Updates to CS department logistics in the face of COVID-19

Over the last week, I’ve posted my colleague John Stratton’s response to Whitman’s move online, and our departmental plans for teaching and departmental community. John has had to update our plans in light of new College policies forbidding meetings between students and faculty, as well as student access to academic spaces. He has given me permission to share his update here.

Hello, CS students of Whitman,

In light of Kathy Murray’s most recent announcement, we want to provide some updates about our departmental response moving forward.  Primarily, we want to reiterate the administration’s call for seriously considering whether you are able to leave Walla Walla and complete the remainder of your semester remotely, and clarify some of the policies in our program and classes that might affect your decisions.  The concern is not about whether students are a danger to the community, but whether the campus can provide the support and accommodations you might need or expect if you choose to stay, particularly in light of tightening governmental restrictions on operations.  We are working to make sure everyone has the tools they need to make the most out of the rest of this semester, with the expectation that all coursework moving forward will be completed at home.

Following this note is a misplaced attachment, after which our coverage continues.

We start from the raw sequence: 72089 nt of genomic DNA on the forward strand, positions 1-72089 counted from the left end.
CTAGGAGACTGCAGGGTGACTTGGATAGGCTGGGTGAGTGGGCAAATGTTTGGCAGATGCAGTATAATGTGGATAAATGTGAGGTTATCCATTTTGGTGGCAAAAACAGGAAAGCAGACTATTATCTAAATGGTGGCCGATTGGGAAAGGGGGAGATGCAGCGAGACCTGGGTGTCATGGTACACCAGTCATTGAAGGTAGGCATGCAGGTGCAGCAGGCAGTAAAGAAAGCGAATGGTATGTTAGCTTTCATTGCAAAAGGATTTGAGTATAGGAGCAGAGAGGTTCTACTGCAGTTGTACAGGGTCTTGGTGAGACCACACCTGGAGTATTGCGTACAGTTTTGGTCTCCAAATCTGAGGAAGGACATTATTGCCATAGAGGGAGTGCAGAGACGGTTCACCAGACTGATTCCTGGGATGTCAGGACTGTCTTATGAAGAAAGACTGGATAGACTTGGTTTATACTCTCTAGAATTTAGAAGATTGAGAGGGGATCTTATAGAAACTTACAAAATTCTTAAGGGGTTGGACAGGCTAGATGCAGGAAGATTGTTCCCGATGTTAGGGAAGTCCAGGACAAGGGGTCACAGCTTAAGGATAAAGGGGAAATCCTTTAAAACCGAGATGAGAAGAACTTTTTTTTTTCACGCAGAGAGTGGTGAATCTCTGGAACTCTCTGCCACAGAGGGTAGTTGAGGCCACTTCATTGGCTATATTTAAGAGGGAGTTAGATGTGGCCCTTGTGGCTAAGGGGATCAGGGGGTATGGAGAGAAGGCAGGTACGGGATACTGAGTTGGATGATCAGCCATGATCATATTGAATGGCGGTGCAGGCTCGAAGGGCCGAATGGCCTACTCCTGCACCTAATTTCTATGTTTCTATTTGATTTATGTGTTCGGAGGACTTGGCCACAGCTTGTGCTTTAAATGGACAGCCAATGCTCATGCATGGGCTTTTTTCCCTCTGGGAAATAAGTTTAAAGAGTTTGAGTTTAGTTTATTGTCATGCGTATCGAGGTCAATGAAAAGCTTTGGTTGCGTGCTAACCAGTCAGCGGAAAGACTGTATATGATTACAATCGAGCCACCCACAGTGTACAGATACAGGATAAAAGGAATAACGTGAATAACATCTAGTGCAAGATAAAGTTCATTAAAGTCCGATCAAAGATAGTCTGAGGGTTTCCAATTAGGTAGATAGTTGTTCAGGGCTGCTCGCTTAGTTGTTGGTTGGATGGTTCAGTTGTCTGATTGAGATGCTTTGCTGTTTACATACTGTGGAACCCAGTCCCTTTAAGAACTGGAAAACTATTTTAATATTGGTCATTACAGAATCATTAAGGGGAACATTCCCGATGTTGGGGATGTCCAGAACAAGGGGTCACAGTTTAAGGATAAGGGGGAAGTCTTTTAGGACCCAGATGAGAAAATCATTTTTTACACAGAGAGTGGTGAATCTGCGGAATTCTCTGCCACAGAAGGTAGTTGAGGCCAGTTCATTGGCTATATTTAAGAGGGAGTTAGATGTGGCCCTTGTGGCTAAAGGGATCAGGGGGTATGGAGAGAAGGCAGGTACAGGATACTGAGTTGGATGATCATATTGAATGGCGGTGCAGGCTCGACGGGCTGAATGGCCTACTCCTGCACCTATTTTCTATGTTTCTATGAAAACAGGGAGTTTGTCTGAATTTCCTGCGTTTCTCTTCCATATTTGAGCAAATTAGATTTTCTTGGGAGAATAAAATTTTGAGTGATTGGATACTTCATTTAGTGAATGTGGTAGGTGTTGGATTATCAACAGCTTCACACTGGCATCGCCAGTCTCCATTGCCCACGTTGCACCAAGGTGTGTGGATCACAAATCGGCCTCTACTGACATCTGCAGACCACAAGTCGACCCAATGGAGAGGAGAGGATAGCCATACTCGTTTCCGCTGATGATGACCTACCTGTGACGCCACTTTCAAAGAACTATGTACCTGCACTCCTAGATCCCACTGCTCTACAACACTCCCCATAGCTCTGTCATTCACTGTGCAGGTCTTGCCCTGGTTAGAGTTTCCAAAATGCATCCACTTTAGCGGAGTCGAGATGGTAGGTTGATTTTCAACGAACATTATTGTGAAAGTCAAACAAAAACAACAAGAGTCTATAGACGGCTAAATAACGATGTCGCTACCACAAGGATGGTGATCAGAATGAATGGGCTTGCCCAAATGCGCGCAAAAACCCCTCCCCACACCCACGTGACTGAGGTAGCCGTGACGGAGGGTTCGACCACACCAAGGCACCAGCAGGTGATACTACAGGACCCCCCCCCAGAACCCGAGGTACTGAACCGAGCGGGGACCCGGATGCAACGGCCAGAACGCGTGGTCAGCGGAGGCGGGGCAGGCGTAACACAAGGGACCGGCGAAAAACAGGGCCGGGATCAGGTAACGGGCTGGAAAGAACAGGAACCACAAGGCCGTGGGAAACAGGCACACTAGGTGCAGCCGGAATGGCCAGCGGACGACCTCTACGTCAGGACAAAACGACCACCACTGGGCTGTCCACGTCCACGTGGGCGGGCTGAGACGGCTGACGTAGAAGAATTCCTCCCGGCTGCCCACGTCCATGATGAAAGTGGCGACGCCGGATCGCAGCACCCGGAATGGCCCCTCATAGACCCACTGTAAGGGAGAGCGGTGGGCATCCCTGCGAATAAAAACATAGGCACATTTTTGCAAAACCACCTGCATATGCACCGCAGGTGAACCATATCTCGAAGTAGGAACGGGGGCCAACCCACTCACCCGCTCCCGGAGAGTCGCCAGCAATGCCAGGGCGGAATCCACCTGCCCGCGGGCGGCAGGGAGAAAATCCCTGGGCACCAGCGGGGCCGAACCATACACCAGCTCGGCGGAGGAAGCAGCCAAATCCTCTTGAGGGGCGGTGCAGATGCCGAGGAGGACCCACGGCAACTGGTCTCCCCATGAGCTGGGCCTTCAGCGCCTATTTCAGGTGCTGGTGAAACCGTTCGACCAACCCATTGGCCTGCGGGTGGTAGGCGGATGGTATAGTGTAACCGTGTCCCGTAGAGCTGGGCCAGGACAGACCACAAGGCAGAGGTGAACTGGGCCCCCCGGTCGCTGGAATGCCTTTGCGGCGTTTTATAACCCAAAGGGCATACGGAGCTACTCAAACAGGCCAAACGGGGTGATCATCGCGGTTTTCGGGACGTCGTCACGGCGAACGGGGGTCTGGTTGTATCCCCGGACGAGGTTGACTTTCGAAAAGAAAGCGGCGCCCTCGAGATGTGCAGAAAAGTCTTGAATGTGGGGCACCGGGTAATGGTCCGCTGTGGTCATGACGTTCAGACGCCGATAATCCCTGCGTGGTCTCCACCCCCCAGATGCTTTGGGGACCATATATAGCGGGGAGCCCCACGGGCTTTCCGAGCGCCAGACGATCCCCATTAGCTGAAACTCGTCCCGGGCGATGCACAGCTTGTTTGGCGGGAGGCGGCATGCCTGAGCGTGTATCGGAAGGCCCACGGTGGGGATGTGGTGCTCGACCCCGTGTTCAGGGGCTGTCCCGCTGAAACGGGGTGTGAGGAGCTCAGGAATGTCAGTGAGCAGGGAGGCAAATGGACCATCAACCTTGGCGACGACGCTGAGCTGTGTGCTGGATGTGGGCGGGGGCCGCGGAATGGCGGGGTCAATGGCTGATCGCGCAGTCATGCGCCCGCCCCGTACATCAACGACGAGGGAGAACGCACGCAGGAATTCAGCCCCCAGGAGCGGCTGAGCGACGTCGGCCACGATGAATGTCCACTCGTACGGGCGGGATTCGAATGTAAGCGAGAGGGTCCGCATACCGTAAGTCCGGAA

With tighter restrictions on campus building access, we do not expect in-person contact with students for the foreseeable future, or allowing physical access to our traditional lab spaces.  Continued remote access can still be achieved by following the directions in the online lab manual, under the “SSH Remote Access” and “SCP – Secure Copying of Files…” sections.   In every class, you should expect to hear more from your instructor about how you will complete the remainder of your coursework without physical lab access.  You do not need to figure out how to replicate the lab environment for your classes on your own.

CS classes have technology needs above and beyond basic webcams and browsers, which will likely be sufficient for many other classes.  You may need access to a personal computer running either Windows, MacOS, or Linux.  If you do not, look for a survey to come out shortly so that we can understand what technology support you may need to complete your CS coursework.  When we know how instructors plan to move forward with remote development environments, the course mentors and lab aides will have virtual office hours helping students get their personal environments set up correctly.  If you would like to prepare for these meetings and make sure you can connect with them via Google Meet, take a look at the WCTS guide provided for students.

I’ve enjoyed being able to have virtual meetings with several of you in the last several days.  I miss you all, and would like to remind you again to reach out and contact each other to check in, ask how things are going, and keep one another encouraged.


–John Stratton

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